Just as the event has grown since last year, so too has awareness of the key animal welfare issues and potential solutions. “Every animal guardian is responsible for the care of their pet and meeting its needs” says Alistair Schroff of the Lakes Animal Friendship Society. “But, it is not just the pet that suffers if there is not proper care. Nuisance, dog bites, and even higher levels of violence in society are some of the side effects. Even if you are not an animal lover, we all need to work together to ensure we have healthy and happy pets so we have healthy and happy families and communities. This extends outside our “local” community, as the communities in the region are linked in many different ways. Groups from across the northwest are starting to build stronger relationships with each other and passionate organizations like the Canadian Animal Assistance Team. This is why we formed the Community Coalition for Animal Welfare in BC in 2011 - to tackle the issues in a much more efficient and sustainable manner. We are optimistic that the coming year will see Coalition members working together to make the Northwest BC Animal Welfare Initiative a reality, with more community education and efforts to ramp up spaying and neutering between Prince George and Prince Rupert, and north to the BC border.”

For more information please contact Alistair Schroff lakesidelegacy@yahoo.ca

If you would like to visit beautiful British Columbia, you can stay with Valerie and Alistair at their lovely bed and breakfast on Francois Lake near Southbank BC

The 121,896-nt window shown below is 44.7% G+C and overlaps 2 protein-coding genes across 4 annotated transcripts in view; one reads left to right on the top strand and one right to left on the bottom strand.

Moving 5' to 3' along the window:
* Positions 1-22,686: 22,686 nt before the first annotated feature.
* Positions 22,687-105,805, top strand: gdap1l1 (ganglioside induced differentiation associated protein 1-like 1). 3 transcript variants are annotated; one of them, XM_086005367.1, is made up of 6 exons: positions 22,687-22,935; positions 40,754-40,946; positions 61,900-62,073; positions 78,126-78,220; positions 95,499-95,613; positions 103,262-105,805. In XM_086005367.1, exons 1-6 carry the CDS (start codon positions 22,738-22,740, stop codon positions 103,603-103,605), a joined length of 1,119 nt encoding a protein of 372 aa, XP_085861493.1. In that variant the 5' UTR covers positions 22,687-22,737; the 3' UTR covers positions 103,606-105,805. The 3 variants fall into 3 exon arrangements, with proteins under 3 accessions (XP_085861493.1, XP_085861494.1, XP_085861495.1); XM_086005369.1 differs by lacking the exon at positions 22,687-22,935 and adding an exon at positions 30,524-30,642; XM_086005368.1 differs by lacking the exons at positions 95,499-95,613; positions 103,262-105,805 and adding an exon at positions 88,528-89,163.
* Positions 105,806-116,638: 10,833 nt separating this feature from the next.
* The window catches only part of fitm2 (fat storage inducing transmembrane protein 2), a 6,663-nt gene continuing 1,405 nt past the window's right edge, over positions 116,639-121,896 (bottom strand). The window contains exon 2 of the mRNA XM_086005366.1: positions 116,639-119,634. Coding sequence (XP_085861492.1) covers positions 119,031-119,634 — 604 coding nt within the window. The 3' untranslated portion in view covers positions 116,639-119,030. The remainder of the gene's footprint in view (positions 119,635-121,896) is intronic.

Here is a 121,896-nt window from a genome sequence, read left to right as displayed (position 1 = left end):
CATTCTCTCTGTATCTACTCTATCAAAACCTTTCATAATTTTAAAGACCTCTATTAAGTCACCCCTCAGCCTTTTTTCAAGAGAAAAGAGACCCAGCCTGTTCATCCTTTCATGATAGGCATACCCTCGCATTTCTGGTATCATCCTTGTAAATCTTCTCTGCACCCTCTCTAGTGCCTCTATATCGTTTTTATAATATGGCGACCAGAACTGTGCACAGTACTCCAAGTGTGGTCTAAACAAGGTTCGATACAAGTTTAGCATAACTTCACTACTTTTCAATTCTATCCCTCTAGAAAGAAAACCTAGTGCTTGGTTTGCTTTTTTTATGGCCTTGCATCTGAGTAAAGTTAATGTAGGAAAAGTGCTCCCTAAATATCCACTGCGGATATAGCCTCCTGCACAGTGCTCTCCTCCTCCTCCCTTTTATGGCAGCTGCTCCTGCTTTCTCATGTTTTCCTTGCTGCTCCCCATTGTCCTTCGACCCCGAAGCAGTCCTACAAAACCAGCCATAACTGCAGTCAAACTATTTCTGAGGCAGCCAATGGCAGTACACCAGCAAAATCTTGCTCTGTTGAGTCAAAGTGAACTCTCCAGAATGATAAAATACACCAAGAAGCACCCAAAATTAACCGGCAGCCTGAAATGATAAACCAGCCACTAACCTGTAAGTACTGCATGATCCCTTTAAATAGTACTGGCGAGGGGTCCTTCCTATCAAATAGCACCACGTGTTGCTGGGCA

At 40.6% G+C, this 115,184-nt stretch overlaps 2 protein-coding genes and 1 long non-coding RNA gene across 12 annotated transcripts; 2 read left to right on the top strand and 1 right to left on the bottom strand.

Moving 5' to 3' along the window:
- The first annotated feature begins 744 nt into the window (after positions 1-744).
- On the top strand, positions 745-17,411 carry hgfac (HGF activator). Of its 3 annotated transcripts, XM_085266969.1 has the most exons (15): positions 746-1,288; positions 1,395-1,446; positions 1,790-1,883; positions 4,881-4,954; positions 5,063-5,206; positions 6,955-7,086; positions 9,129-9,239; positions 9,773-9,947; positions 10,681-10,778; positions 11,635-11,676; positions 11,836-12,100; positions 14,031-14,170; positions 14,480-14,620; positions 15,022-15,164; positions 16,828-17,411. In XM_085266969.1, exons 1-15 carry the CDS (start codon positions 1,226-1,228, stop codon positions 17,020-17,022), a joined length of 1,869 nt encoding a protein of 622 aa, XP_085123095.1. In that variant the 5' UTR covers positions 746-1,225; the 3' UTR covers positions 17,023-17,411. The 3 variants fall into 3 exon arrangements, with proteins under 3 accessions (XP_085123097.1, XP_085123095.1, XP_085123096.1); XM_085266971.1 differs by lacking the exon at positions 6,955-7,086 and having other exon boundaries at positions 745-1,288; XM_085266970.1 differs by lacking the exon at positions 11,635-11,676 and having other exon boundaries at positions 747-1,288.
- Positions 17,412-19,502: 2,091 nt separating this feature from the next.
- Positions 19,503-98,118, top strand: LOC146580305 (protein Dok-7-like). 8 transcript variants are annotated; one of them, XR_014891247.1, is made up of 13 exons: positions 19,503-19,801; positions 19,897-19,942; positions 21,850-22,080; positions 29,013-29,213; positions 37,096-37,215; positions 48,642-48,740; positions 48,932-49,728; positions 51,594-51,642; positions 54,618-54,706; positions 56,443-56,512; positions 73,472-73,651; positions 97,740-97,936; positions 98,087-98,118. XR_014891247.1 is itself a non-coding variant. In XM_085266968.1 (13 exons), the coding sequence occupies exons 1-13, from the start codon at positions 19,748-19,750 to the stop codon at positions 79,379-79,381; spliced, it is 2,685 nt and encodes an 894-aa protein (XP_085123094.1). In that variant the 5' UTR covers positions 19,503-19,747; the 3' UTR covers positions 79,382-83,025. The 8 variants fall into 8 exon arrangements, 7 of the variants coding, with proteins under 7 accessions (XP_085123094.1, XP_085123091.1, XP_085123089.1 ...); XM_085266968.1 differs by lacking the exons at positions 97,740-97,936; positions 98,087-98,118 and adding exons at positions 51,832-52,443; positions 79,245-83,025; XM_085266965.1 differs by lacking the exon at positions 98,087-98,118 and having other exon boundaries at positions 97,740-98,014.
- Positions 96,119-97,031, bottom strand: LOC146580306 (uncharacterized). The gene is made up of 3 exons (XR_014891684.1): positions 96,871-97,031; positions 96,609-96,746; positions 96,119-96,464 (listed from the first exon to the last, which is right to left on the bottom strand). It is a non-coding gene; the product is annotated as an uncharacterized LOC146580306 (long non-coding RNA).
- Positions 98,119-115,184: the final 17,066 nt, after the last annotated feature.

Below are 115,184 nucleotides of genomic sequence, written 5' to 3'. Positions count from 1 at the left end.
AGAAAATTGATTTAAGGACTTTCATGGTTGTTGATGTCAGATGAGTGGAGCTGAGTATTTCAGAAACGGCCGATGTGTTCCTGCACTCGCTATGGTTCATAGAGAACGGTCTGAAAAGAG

Tuesday, September 4, 2012

Dog Days of Fall: Back to School Tips


Fall is a time of changing routines as family activities move into high gear. “I receive an increased number of dog bite calls every year during times of change such as vacation and school start up”, says animal behaviour specialist Teresa Lewin. Changes in routine are stressful for dogs. Anxious and upset dogs are more likely to bite and statistics show that most bites to children are caused by a family pet.

Here are some tips to keep the dog from becoming anxious and to keep kids safe: 
  • Supervise dogs and children at all times!
  • During times of transition while everyone is getting ready for school or coming home from school, secure your dog in a calmer setting (such as a crate or gated area) with a safe and engaging chew toy such as a Kong or stuffed bone. Noisy children can get dogs very wound up and excited. This can lead to unintended injury.
  • Do some training or play with the dog for a few minutes after the kids have gone to school. The dog can get lonely when all of a sudden the family is gone and he is all alone for the day.